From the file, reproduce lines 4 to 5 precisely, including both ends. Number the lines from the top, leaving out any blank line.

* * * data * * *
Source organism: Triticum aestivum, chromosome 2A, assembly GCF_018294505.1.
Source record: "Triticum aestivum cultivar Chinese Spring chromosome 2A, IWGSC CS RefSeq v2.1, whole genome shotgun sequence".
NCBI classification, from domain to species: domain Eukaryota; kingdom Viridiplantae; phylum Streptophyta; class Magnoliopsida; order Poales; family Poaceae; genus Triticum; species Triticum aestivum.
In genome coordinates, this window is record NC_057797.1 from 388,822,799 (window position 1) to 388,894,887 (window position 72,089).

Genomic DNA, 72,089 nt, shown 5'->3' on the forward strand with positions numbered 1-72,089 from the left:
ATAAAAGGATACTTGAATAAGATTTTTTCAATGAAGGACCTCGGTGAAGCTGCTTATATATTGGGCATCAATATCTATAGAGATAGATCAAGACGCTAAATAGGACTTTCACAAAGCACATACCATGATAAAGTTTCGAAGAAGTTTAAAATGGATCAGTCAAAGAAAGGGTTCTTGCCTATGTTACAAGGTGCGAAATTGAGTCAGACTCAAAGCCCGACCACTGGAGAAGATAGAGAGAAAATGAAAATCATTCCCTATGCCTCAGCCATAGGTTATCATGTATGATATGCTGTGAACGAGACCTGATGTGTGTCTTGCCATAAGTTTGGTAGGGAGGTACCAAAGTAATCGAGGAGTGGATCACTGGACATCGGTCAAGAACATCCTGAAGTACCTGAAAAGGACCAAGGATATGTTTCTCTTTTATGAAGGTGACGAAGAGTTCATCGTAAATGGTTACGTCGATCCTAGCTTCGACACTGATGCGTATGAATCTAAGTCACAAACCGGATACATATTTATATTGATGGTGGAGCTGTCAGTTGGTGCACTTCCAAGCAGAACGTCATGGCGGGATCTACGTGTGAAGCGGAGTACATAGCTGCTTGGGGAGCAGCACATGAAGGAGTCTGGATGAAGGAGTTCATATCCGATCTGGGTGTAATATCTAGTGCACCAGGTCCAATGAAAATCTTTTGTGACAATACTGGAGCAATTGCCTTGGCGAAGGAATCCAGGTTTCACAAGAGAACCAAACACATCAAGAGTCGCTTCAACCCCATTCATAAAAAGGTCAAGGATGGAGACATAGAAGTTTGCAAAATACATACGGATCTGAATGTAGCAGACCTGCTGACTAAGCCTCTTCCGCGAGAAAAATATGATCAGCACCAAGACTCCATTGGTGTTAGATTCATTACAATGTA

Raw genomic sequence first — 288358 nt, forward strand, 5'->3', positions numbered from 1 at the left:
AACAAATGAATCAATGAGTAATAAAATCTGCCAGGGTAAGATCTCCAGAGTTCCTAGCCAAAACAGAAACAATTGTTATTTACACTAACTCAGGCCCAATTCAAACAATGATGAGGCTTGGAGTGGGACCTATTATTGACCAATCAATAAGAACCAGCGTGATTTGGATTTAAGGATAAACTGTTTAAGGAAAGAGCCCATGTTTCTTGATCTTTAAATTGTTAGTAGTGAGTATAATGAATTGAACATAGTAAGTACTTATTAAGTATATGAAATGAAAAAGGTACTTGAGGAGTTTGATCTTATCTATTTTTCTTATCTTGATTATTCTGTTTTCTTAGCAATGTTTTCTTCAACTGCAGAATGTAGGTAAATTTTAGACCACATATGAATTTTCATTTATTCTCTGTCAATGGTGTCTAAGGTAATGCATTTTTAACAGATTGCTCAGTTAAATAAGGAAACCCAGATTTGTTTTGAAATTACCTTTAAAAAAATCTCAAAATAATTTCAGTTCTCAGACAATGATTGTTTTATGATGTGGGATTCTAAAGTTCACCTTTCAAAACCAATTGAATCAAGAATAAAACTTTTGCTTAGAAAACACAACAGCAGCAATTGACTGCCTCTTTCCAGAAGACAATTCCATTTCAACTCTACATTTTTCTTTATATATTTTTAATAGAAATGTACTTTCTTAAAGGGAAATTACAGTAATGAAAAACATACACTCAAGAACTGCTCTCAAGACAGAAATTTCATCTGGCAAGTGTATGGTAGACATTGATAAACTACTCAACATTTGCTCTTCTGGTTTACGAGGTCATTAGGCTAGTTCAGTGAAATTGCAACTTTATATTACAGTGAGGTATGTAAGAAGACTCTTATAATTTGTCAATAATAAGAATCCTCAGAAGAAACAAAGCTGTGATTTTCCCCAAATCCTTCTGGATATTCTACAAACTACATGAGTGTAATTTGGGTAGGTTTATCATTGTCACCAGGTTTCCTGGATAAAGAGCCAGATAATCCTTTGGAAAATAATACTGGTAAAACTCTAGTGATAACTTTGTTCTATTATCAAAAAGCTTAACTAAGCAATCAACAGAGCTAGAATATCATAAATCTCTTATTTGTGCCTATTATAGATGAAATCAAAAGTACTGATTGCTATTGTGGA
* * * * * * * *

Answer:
In genome coordinates, this window is record NC_057797.1 from 388,822,799 (window position 1) to 388,894,887 (window position 72,089).

Genomic DNA, 72,089 nt, shown 5'->3' on the forward strand with positions numbered 1-72,089 from the left: